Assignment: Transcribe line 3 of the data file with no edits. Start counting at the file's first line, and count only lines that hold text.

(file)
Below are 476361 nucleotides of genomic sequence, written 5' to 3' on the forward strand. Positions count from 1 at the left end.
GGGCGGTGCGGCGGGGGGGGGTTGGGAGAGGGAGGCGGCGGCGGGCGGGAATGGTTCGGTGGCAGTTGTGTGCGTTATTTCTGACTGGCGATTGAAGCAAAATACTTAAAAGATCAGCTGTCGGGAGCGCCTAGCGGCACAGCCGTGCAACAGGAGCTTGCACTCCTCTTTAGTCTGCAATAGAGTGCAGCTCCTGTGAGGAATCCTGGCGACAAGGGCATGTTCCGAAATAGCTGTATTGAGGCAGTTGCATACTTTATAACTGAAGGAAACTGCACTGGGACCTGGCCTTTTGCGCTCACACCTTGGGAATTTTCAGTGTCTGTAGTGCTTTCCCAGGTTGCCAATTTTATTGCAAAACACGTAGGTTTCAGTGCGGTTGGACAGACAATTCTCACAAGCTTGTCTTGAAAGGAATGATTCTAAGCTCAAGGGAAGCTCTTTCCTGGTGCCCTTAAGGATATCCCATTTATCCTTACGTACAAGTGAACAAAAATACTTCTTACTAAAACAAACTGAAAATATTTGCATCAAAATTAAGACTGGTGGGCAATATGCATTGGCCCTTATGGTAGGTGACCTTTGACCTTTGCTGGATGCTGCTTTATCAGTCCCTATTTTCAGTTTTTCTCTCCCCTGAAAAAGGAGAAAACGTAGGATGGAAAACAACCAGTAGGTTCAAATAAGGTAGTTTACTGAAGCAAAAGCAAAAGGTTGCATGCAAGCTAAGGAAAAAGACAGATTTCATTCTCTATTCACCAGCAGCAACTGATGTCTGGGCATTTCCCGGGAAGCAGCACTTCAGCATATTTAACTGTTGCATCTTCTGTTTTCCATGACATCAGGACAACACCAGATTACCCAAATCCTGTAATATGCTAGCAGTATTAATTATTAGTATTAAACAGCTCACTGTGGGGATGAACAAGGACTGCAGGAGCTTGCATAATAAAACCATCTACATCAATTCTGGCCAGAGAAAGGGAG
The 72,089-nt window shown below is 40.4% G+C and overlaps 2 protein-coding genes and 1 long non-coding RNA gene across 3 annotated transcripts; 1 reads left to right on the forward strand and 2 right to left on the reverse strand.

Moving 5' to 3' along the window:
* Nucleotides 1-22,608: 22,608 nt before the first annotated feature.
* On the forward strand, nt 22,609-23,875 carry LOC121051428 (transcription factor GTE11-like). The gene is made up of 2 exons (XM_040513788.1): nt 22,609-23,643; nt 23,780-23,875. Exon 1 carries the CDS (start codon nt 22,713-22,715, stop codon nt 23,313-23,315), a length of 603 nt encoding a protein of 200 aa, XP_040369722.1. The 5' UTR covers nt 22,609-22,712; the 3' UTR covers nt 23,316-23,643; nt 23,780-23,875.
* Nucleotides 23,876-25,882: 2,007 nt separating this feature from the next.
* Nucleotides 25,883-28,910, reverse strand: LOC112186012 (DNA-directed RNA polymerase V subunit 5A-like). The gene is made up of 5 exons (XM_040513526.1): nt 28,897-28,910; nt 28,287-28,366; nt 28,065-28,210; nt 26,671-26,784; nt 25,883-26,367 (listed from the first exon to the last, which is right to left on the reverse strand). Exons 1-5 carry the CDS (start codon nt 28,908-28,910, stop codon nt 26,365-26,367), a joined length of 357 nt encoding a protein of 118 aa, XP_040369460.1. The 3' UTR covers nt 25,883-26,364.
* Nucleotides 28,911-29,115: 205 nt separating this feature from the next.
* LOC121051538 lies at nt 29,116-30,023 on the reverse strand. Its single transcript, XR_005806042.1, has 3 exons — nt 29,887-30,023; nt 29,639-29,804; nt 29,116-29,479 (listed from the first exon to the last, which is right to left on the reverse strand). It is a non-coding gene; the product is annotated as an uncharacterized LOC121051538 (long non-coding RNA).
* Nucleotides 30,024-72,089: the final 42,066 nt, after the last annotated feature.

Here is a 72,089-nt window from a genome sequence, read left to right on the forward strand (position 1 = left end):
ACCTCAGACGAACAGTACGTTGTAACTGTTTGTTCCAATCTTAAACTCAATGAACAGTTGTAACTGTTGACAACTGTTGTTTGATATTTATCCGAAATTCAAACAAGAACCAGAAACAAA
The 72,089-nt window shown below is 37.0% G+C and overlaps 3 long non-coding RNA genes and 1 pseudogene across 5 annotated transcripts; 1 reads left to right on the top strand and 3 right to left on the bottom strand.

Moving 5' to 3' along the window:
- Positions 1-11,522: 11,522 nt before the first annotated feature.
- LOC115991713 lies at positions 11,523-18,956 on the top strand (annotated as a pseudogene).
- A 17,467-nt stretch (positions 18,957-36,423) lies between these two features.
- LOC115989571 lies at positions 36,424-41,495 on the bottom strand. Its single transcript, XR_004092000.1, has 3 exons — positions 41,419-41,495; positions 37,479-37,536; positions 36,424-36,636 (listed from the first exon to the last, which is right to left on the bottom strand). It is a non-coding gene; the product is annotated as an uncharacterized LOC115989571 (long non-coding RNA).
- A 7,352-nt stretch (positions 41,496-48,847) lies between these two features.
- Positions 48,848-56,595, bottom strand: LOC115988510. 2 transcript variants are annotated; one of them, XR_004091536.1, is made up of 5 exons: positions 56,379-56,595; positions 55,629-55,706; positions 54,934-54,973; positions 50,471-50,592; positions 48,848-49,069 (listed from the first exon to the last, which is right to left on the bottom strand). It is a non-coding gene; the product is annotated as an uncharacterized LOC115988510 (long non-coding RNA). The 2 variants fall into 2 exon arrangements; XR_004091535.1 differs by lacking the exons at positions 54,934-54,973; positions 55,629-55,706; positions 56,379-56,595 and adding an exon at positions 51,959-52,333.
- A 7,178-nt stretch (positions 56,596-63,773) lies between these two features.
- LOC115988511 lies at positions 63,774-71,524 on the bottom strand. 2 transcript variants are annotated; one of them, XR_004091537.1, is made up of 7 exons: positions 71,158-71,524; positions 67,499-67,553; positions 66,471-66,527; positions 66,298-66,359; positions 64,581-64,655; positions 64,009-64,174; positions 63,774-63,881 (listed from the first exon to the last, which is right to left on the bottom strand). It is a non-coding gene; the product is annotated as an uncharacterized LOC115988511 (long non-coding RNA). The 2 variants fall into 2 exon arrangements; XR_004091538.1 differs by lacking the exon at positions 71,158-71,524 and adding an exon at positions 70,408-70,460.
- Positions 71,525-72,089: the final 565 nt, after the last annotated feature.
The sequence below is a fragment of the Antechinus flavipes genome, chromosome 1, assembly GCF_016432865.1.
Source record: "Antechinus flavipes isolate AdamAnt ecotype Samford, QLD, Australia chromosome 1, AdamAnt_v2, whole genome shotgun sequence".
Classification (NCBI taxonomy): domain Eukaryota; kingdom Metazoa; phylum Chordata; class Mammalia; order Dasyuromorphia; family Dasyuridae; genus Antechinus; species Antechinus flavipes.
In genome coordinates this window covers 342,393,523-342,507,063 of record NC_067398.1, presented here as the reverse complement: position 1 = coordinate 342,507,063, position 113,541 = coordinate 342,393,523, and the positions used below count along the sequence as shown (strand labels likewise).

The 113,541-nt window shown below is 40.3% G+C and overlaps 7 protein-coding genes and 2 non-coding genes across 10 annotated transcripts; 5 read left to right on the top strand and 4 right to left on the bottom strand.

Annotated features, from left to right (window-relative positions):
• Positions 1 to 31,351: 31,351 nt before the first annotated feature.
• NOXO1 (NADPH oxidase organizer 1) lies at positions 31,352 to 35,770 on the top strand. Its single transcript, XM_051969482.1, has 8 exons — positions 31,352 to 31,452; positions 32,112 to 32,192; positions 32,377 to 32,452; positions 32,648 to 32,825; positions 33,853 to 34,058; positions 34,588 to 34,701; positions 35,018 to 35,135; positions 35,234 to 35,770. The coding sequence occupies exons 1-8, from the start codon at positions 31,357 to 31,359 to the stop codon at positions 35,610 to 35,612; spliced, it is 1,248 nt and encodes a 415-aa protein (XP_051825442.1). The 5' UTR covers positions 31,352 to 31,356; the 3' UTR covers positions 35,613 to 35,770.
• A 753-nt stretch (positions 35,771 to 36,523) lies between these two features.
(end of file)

The 72,089-nt window shown below is 40.4% G+C and overlaps 2 protein-coding genes and 1 long non-coding RNA gene across 3 annotated transcripts; 1 reads left to right on the forward strand and 2 right to left on the reverse strand.